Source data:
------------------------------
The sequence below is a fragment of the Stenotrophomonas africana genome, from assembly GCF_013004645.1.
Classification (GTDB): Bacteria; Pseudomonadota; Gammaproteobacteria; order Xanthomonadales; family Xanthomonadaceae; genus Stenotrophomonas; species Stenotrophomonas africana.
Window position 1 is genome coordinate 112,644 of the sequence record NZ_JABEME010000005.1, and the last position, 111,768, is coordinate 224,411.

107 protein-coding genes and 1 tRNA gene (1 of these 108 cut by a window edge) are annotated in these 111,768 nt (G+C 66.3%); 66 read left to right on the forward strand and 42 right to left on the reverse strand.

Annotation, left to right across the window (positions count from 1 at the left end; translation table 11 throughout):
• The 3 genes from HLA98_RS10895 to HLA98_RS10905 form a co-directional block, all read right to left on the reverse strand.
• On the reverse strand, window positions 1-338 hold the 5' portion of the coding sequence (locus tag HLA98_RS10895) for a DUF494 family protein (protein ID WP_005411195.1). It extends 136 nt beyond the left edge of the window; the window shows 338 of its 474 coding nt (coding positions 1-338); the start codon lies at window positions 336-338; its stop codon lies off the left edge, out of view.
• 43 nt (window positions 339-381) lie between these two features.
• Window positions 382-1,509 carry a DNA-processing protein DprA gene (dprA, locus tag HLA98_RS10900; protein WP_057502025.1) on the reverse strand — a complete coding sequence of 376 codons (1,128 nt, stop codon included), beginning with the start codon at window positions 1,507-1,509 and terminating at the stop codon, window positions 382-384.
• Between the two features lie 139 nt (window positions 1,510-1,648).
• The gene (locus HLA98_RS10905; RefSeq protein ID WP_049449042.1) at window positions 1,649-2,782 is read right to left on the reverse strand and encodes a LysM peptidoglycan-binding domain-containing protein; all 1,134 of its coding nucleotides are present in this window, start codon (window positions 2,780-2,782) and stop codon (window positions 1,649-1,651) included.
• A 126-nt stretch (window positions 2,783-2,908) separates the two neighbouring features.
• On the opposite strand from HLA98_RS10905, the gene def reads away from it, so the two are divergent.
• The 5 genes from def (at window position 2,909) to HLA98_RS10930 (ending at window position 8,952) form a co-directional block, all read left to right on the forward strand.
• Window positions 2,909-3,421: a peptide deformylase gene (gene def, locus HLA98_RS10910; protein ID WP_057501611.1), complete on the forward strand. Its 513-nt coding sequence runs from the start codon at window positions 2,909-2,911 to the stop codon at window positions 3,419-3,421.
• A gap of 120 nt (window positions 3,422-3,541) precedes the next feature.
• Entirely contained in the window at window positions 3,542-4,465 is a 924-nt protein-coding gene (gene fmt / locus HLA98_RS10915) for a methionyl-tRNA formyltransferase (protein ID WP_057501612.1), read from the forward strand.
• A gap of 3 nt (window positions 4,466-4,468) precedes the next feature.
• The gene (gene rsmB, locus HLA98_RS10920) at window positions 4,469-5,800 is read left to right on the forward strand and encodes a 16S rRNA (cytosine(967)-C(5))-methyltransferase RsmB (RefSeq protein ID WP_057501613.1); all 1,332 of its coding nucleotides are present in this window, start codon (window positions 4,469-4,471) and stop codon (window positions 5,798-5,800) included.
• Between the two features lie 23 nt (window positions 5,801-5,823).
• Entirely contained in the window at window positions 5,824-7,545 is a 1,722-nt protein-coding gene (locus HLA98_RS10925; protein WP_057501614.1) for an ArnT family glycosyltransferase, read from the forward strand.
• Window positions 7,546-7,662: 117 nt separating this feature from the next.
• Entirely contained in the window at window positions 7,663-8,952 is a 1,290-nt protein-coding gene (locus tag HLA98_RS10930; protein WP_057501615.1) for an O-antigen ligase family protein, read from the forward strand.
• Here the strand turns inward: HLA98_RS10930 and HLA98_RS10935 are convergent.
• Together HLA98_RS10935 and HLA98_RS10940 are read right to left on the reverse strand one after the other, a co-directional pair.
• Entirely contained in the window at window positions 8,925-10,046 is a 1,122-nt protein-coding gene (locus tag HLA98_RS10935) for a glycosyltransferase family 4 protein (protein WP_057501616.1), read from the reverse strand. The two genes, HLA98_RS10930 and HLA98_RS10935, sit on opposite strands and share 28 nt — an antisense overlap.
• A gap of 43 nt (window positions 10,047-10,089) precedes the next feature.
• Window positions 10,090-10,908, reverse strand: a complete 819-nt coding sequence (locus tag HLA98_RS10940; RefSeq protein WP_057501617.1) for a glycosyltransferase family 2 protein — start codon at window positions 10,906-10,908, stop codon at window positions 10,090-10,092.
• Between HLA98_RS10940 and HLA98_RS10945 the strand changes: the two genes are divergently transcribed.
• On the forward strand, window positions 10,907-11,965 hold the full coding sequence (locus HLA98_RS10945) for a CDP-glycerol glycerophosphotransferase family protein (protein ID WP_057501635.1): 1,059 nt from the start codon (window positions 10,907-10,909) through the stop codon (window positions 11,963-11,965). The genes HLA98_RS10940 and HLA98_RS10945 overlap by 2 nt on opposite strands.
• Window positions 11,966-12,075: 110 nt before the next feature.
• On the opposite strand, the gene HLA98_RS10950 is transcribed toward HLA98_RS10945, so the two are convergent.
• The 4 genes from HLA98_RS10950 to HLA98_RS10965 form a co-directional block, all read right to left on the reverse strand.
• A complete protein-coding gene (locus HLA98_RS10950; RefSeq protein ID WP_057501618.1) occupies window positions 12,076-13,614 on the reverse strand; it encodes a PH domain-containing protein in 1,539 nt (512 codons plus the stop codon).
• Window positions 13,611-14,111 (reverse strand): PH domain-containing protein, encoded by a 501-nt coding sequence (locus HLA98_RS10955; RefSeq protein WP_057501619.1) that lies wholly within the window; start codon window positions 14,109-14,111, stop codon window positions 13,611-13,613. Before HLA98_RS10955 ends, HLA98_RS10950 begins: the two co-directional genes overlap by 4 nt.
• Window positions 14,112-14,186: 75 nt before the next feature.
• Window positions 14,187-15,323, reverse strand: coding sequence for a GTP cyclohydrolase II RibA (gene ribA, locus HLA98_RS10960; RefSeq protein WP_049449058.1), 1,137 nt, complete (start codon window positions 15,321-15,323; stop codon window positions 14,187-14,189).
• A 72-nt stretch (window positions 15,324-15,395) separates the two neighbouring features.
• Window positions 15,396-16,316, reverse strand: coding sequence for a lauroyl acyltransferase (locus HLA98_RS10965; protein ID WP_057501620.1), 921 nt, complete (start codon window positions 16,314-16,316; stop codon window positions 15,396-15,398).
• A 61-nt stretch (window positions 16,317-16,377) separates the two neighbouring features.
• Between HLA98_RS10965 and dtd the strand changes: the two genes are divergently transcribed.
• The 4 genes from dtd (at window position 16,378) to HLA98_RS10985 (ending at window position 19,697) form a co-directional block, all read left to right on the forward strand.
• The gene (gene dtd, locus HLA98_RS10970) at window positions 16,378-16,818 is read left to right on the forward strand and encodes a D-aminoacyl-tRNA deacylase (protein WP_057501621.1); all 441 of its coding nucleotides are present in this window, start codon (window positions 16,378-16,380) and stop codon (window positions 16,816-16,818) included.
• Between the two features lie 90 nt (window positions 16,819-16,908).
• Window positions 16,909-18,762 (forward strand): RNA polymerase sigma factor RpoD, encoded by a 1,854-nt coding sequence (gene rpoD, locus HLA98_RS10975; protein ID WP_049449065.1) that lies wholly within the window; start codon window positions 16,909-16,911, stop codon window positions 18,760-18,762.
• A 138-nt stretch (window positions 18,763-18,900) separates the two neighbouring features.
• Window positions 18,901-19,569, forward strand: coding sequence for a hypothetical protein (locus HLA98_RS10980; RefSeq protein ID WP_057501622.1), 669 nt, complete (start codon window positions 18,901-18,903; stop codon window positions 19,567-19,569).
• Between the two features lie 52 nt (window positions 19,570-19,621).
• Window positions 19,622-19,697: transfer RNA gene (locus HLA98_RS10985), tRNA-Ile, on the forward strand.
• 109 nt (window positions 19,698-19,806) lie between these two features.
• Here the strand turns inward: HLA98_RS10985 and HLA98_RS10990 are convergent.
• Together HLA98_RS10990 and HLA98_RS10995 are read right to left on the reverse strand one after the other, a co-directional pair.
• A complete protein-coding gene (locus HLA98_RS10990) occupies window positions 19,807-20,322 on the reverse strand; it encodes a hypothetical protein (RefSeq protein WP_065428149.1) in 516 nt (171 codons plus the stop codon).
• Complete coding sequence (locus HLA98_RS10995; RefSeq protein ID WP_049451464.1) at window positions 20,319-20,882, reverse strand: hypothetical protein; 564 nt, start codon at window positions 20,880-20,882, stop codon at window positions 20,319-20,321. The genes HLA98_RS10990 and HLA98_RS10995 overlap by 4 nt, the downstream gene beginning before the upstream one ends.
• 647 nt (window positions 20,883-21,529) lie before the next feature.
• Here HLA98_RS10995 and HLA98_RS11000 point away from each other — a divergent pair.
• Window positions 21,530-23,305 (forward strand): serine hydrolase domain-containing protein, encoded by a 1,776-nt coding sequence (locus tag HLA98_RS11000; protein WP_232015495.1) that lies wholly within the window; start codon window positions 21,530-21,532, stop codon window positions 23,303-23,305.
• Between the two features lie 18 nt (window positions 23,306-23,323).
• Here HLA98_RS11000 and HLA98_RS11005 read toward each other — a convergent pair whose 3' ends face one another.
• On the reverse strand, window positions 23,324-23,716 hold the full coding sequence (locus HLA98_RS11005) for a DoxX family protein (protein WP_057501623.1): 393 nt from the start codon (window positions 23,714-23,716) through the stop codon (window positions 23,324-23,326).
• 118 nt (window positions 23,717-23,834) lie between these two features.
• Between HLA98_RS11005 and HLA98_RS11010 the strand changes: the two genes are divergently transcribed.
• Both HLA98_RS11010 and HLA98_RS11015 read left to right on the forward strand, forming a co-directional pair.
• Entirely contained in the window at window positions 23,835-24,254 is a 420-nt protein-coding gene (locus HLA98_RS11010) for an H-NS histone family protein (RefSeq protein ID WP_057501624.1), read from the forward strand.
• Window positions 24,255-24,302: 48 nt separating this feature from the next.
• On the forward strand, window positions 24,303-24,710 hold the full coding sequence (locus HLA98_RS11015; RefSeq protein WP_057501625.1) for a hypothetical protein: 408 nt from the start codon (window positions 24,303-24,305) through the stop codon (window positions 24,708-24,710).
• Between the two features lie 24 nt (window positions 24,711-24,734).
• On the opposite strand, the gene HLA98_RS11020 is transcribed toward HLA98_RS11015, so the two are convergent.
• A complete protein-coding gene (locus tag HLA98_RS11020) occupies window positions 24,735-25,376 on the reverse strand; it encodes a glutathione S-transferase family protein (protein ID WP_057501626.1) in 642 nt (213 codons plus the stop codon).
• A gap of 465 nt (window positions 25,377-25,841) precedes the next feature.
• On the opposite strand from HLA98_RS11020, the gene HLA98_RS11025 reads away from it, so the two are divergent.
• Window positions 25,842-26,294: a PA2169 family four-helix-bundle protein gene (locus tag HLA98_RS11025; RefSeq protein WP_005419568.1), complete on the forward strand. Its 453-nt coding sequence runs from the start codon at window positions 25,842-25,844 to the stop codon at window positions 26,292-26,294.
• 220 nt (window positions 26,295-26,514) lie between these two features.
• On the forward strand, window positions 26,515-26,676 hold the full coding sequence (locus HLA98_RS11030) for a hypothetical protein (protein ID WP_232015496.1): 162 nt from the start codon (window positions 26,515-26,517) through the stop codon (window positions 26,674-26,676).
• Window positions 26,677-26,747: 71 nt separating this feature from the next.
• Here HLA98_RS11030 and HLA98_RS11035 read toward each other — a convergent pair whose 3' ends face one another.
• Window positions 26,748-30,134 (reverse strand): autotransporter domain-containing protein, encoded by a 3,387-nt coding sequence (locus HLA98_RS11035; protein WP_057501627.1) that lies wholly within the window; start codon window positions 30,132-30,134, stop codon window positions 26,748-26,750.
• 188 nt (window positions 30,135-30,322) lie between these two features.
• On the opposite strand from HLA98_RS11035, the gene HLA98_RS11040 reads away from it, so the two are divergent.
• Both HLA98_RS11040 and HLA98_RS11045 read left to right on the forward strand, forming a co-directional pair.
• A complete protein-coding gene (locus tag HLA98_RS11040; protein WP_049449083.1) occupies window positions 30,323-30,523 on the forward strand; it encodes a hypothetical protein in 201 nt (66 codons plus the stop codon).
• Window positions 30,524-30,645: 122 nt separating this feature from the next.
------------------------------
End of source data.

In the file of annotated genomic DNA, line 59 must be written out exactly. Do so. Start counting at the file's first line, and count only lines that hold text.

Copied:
• Here HLA98_RS11000 and HLA98_RS11005 read toward each other — a convergent pair whose 3' ends face one another.